BA (Wellington); MA (Auckland); PhD (Chicago)
Dr Miranda Johnson is an historian of indigenous peoples and settler colonialism in the Anglophone post/colonial world, most specifically in North America and the Pacific. At the University of Sydney, she holds an appointment as a Postdoctoral Research Fellow in the School of Philosophical and Historical Inquiry, Faculty of Arts and Social Sciences and in the Centre for Values, Ethics and the Law in Medicine, Faculty of Medicine, as part of Professor Warwick Anderson’s ARC Laureate Fellowship project, “Race and Ethnicity in the Global South”. She has previously taught at the University of Wisconsin-Madison and the University of Michigan.
Dr Johnson's work engages questions of race, culture and rights in legal, political and social contexts. She is currently completing a book manuscript, "Re-Founding the Settler State: Indigenous rights in Australia, Canada and New Zealand, 1967-2000", that asks why the demand for and recognition of indigenous rights came to such national prominence in the three Commonwealth settler states in the closing decades of the twentieth century. It describes how indigenous rights activists made compelling arguments for their political difference within a broader context of geopolitical and economic shifts in and across the three countries. She argue that indigenous activism was in part so successful because it engaged with a broader project of "re-founding" the settler state as Australia, Canada and New Zealand sought out new identities in a postcolonial Asia-Pacific.
- comparative indigenous history
- settler colonial history
- Australian and New Zealand history
- postcolonial theory and race
- legal history
Dr Ben Silverstein
BA (Hons)/LLB (Hons) (Melbourne); PhD (La Trobe)
Dr Ben Silverstein researches in colonial and Indigenous histories, with a focus on Australia, southern and eastern Africa, and the Pacific. His work engages questions of race and settler colonialism as well as contests over sovereignties and colonial government. He is currently completing a book manuscript titled ‘Governing Natives: Indirect Rule and Settler Colonialism in Australia’s North’ (Manchester University Press, forthcoming 2017), which explores Australian articulations of indirect rule as a mode of governing Aboriginal people in the interwar period. He has previously taught at UNSW.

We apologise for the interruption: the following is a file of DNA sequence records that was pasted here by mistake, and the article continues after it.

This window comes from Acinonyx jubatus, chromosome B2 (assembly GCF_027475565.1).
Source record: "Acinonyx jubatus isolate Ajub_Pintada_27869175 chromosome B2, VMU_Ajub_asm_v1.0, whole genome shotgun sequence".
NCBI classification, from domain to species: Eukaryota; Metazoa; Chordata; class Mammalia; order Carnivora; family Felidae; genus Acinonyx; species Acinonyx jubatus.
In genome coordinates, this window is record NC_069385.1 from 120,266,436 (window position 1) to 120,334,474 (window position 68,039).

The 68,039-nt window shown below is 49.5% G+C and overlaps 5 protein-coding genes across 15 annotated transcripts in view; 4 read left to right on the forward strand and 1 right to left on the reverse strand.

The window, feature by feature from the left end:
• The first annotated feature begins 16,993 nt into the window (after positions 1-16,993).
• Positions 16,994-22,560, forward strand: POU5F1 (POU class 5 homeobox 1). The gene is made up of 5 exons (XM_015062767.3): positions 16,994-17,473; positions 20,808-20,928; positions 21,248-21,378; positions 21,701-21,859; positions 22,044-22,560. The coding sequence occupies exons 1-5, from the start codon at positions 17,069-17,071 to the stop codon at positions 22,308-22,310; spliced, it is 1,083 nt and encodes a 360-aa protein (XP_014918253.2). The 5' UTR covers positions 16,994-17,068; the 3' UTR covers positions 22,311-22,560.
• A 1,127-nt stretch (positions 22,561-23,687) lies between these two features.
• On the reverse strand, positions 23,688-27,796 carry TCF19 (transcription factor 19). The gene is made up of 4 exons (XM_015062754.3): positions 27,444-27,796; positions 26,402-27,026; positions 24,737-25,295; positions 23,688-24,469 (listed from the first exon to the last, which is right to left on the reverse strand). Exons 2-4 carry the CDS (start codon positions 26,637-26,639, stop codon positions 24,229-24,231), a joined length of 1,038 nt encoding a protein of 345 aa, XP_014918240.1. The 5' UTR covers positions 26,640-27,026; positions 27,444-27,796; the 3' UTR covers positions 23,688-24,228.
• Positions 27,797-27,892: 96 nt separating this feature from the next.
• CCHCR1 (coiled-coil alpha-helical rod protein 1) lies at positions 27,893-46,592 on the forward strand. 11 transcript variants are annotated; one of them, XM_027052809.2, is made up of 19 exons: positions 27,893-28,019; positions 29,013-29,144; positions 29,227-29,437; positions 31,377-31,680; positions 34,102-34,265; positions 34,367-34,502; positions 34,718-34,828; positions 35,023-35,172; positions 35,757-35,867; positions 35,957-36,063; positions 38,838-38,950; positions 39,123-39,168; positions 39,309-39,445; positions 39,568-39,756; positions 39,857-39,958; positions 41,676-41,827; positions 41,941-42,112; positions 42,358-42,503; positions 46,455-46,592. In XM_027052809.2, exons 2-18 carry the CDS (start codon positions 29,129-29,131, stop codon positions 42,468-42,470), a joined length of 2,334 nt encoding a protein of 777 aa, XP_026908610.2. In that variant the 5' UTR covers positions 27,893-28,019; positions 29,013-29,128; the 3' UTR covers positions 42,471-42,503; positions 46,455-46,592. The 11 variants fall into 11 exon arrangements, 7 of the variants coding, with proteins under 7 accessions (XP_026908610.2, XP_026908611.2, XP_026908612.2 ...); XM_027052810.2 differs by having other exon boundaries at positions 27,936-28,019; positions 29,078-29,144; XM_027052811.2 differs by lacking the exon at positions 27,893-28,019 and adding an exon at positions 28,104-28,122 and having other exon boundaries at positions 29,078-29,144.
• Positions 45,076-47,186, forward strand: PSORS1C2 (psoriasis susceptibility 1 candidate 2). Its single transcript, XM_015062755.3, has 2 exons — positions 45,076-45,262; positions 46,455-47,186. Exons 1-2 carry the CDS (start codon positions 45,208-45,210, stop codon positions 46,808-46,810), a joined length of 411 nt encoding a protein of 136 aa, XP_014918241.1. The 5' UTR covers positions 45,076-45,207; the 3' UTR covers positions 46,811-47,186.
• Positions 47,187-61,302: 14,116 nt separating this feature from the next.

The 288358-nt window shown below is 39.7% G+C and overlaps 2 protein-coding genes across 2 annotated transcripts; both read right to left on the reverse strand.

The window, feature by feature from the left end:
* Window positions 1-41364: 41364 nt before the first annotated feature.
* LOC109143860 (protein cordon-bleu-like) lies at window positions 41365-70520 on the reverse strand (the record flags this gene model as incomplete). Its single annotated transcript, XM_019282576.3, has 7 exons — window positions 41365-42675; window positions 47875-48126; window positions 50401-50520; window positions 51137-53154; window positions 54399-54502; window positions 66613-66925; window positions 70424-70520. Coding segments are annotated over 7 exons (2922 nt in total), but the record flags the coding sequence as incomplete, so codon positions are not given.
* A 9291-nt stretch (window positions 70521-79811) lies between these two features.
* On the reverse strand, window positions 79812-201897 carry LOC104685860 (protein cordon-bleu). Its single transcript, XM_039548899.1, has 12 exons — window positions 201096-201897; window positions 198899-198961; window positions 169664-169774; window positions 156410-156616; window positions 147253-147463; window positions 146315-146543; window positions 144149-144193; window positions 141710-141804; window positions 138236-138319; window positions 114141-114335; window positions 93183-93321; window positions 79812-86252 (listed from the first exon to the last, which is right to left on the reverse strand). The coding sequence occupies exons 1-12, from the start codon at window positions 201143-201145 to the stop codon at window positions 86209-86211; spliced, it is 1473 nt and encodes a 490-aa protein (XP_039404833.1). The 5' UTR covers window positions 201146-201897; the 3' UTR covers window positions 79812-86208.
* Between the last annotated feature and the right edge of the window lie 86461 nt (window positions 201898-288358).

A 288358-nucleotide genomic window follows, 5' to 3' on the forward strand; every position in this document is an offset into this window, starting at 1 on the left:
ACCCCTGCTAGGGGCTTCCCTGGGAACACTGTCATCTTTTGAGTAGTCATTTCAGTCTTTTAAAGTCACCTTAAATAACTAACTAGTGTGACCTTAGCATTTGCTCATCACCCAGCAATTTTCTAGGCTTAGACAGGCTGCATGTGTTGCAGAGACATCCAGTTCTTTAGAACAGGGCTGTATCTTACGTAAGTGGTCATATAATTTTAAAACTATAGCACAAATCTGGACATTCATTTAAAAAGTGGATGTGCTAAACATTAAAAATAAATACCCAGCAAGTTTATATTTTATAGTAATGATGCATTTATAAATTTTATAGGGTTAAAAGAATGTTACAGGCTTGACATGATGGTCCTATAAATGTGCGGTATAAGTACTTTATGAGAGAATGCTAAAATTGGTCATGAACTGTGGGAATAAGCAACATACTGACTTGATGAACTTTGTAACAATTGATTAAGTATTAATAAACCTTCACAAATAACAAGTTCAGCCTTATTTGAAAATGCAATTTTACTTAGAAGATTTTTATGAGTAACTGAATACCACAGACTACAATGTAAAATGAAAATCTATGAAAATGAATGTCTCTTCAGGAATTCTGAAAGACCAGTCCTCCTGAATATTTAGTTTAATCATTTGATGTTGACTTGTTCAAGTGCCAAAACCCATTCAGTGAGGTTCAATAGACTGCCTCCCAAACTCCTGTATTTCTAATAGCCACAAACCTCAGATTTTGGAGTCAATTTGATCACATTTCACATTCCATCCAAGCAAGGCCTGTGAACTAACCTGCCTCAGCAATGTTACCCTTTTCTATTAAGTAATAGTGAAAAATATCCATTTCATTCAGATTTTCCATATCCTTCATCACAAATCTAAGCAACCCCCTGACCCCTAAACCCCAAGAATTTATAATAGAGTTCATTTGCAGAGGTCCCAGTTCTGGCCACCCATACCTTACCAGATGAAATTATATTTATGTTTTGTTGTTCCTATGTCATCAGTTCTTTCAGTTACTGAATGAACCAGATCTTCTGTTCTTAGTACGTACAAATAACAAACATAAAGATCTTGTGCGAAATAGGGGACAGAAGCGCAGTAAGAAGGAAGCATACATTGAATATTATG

- indigenous histories
- settler colonialism
- Australian history
- history of race
BA (Boston College); PhD (Maryland)
Dr Sarah Walsh is an historian of Latin America, focusing on the relationship between eugenics and Catholicism in the early 20th century. She received her PhD from the University of Maryland, College Park. Sarah is a postdoctoral research fellow in the ARC Laureate Fellowship project, “Race and Ethnicity in the Global South,” supervised by Professor Warwick Anderson. In 2010, she received the National Science Foundation’s Doctoral Dissertation Research Improvement Grant to study the development of eugenics as a discipline in Chile.
Sarah’s manuscript project examines the development and application of eugenic science to the field of public health in Chile between 1900 and 1950. Her research demonstrates how Chilean social reformers idealized their indigenous ancestry while simultaneously overlooking the indigenous peoples living in Chile and on its peripheries to create a eugenic science focused on national racial homogeneity. Additionally, she studies how Chilean Catholic social reformers formed a meaningful part of the Chilean debates regarding eugenics and race. Specifically, Sarah assesses the visual culture corresponding to Chilean eugenics to see if there was a preferred Chilean phenotype that eugenics sought to create. This will illuminate how racial difference and similarity was made in Chile. By studying Chilean visual culture, her manuscript will complicate scholarly notions about racial ideology in Latin America.
- Latin America
- women and gender
- public health
- history of science
- history of medicine
- history of religion